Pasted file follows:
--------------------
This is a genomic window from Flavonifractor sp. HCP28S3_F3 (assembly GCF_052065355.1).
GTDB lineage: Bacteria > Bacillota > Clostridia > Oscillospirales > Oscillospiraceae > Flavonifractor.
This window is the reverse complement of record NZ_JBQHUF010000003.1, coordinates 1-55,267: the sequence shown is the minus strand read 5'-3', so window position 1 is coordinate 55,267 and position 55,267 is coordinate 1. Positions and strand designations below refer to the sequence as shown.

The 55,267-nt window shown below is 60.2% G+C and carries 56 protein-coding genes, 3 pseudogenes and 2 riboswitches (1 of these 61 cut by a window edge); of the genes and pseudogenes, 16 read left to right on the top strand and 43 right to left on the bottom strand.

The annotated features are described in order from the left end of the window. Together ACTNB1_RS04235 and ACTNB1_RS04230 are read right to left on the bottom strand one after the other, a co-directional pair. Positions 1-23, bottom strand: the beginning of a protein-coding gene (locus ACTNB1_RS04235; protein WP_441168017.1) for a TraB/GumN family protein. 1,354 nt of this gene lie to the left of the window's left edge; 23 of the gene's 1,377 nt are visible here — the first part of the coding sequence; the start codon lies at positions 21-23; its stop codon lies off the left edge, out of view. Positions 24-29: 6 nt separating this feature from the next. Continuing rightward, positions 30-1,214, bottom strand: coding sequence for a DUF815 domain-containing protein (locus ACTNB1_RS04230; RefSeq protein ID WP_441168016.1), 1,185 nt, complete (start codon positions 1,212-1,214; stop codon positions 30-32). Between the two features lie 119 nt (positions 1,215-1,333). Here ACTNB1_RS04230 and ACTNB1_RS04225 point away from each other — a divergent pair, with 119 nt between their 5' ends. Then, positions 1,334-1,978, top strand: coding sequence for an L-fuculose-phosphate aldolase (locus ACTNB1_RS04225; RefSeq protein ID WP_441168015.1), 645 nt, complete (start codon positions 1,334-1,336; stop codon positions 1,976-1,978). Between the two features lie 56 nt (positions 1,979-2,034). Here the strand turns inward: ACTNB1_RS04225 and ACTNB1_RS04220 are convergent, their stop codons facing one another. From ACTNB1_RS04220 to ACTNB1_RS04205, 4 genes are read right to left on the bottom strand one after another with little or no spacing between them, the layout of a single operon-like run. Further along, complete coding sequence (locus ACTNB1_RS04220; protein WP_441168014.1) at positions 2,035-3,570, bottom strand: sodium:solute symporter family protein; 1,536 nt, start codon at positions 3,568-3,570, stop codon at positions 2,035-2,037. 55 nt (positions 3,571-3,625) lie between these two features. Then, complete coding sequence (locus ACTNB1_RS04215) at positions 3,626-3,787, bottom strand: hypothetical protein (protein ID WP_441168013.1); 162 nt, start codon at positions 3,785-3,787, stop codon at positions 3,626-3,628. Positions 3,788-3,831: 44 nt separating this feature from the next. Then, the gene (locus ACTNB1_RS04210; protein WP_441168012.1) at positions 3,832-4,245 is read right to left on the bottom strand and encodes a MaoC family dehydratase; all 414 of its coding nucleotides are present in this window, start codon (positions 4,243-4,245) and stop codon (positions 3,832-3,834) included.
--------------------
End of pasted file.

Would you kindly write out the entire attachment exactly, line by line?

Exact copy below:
This is a genomic window from Flavonifractor sp. HCP28S3_F3 (assembly GCF_052065355.1).
GTDB lineage: Bacteria > Bacillota > Clostridia > Oscillospirales > Oscillospiraceae > Flavonifractor.
This window is the reverse complement of record NZ_JBQHUF010000003.1, coordinates 1-55,267: the sequence shown is the minus strand read 5'-3', so window position 1 is coordinate 55,267 and position 55,267 is coordinate 1. Positions and strand designations below refer to the sequence as shown.

The 55,267-nt window shown below is 60.2% G+C and carries 56 protein-coding genes, 3 pseudogenes and 2 riboswitches (1 of these 61 cut by a window edge); of the genes and pseudogenes, 16 read left to right on the top strand and 43 right to left on the bottom strand.

The annotated features are described in order from the left end of the window. Together ACTNB1_RS04235 and ACTNB1_RS04230 are read right to left on the bottom strand one after the other, a co-directional pair. Positions 1-23, bottom strand: the beginning of a protein-coding gene (locus ACTNB1_RS04235; protein WP_441168017.1) for a TraB/GumN family protein. 1,354 nt of this gene lie to the left of the window's left edge; 23 of the gene's 1,377 nt are visible here — the first part of the coding sequence; the start codon lies at positions 21-23; its stop codon lies off the left edge, out of view. Positions 24-29: 6 nt separating this feature from the next. Continuing rightward, positions 30-1,214, bottom strand: coding sequence for a DUF815 domain-containing protein (locus ACTNB1_RS04230; RefSeq protein ID WP_441168016.1), 1,185 nt, complete (start codon positions 1,212-1,214; stop codon positions 30-32). Between the two features lie 119 nt (positions 1,215-1,333). Here ACTNB1_RS04230 and ACTNB1_RS04225 point away from each other — a divergent pair, with 119 nt between their 5' ends. Then, positions 1,334-1,978, top strand: coding sequence for an L-fuculose-phosphate aldolase (locus ACTNB1_RS04225; RefSeq protein ID WP_441168015.1), 645 nt, complete (start codon positions 1,334-1,336; stop codon positions 1,976-1,978). Between the two features lie 56 nt (positions 1,979-2,034). Here the strand turns inward: ACTNB1_RS04225 and ACTNB1_RS04220 are convergent, their stop codons facing one another. From ACTNB1_RS04220 to ACTNB1_RS04205, 4 genes are read right to left on the bottom strand one after another with little or no spacing between them, the layout of a single operon-like run. Further along, complete coding sequence (locus ACTNB1_RS04220; protein WP_441168014.1) at positions 2,035-3,570, bottom strand: sodium:solute symporter family protein; 1,536 nt, start codon at positions 3,568-3,570, stop codon at positions 2,035-2,037. 55 nt (positions 3,571-3,625) lie between these two features. Then, complete coding sequence (locus ACTNB1_RS04215) at positions 3,626-3,787, bottom strand: hypothetical protein (protein ID WP_441168013.1); 162 nt, start codon at positions 3,785-3,787, stop codon at positions 3,626-3,628. Positions 3,788-3,831: 44 nt separating this feature from the next. Then, the gene (locus ACTNB1_RS04210; protein WP_441168012.1) at positions 3,832-4,245 is read right to left on the bottom strand and encodes a MaoC family dehydratase; all 414 of its coding nucleotides are present in this window, start codon (positions 4,243-4,245) and stop codon (positions 3,832-3,834) included.